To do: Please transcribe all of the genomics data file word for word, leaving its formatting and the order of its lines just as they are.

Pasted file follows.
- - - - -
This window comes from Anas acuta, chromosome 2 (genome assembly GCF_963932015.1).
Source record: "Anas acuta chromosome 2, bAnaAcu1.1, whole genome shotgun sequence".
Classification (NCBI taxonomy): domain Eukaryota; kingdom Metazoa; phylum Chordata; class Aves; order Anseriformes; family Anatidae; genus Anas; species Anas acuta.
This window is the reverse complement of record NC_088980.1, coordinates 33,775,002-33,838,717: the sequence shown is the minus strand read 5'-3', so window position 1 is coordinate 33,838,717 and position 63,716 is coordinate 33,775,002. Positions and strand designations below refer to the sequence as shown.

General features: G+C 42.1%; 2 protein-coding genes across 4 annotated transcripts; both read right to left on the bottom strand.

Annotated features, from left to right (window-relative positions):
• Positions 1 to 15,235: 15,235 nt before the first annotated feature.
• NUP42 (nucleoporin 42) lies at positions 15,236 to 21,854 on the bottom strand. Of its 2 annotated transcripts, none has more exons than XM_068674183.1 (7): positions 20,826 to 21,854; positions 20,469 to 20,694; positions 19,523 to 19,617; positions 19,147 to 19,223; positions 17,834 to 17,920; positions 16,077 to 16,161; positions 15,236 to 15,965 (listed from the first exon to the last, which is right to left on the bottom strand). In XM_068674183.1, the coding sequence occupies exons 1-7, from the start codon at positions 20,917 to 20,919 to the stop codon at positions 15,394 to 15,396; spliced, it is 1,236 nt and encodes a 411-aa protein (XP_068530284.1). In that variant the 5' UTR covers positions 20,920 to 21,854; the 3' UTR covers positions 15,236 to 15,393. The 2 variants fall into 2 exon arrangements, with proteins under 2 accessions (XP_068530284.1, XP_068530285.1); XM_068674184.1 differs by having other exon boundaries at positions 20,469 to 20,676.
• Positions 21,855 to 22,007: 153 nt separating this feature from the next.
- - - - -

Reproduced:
This window comes from Anas acuta, chromosome 2 (genome assembly GCF_963932015.1).
Source record: "Anas acuta chromosome 2, bAnaAcu1.1, whole genome shotgun sequence".
Classification (NCBI taxonomy): domain Eukaryota; kingdom Metazoa; phylum Chordata; class Aves; order Anseriformes; family Anatidae; genus Anas; species Anas acuta.
This window is the reverse complement of record NC_088980.1, coordinates 33,775,002-33,838,717: the sequence shown is the minus strand read 5'-3', so window position 1 is coordinate 33,838,717 and position 63,716 is coordinate 33,775,002. Positions and strand designations below refer to the sequence as shown.

General features: G+C 42.1%; 2 protein-coding genes across 4 annotated transcripts; both read right to left on the bottom strand.

Annotated features, from left to right (window-relative positions):
• Positions 1 to 15,235: 15,235 nt before the first annotated feature.
• NUP42 (nucleoporin 42) lies at positions 15,236 to 21,854 on the bottom strand. Of its 2 annotated transcripts, none has more exons than XM_068674183.1 (7): positions 20,826 to 21,854; positions 20,469 to 20,694; positions 19,523 to 19,617; positions 19,147 to 19,223; positions 17,834 to 17,920; positions 16,077 to 16,161; positions 15,236 to 15,965 (listed from the first exon to the last, which is right to left on the bottom strand). In XM_068674183.1, the coding sequence occupies exons 1-7, from the start codon at positions 20,917 to 20,919 to the stop codon at positions 15,394 to 15,396; spliced, it is 1,236 nt and encodes a 411-aa protein (XP_068530284.1). In that variant the 5' UTR covers positions 20,920 to 21,854; the 3' UTR covers positions 15,236 to 15,393. The 2 variants fall into 2 exon arrangements, with proteins under 2 accessions (XP_068530284.1, XP_068530285.1); XM_068674184.1 differs by having other exon boundaries at positions 20,469 to 20,676.
• Positions 21,855 to 22,007: 153 nt separating this feature from the next.